sudden fear or terror; fright.
a source of terror.
the act of terrifying.
Origin of affright
before 1000; Middle English afrighten, Old English āfyrhtan,Related formsself-af·fright·ed, adjectiveun·af·fright·ed, adjectiveun·af·fright·ed·ly, adverb
equivalent to ā- a-3
Based on the Random House Unabridged Dictionary, © Random House, Inc. 2019
Examples from the Web for affright
Historical Examples of affright
In a swerve he almost stopped, every muscle of his big body trembling in affright.
Polly lingered near, affright in her heart, Oh, if her father were only there!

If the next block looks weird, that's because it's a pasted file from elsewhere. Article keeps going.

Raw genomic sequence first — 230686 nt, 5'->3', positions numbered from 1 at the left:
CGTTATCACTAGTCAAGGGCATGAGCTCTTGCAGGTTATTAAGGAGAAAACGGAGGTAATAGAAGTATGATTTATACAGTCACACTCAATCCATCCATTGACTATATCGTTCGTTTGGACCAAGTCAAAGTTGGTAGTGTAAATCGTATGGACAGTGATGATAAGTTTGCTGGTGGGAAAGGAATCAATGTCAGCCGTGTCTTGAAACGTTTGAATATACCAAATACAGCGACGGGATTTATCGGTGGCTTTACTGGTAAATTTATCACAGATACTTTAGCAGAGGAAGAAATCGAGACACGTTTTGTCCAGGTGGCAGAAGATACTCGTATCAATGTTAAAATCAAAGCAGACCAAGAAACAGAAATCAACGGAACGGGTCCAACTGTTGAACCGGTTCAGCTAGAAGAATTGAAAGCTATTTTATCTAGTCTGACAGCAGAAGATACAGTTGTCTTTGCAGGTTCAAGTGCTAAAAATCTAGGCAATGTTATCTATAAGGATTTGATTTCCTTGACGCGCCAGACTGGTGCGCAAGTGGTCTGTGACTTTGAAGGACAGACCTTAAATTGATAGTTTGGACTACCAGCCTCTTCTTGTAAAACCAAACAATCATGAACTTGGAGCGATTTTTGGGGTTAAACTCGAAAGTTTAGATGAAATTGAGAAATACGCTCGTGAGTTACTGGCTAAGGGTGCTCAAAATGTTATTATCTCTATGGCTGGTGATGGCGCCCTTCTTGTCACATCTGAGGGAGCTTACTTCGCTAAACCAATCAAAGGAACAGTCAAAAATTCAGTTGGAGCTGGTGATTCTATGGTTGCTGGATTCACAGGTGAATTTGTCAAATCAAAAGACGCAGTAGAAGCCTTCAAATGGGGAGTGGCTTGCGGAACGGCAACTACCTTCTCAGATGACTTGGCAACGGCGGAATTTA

Her eyes roved to Garnache's, and fell away in affright before their glitter.
Blood and wounds, Master Joseph, think you to affright me with words?
He groaned aloud unconsciously and started with affright at the sound of his own voice.
British Dictionary definitions for affright
Word Origin for affright
Old English āfyrhtan, from a-, a prefix indicating the beginning or end of an action + fyrhtan to fright
Collins English Dictionary - Complete & Unabridged 2012 Digital Edition
© William Collins Sons & Co. Ltd. 1979, 1986 © HarperCollins
Publishers 1998, 2000, 2003, 2005, 2006, 2007, 2009, 2012
Word Origin and History for affright
1580s, a late construction from a- (1) + fright (v.), probably on model of earlier past participle adjective affright "struck with sudden fear" (metathesized from Old English afyrht). Related: Affrighted; affrighting.
Online Etymology Dictionary, © 2010 Douglas Harper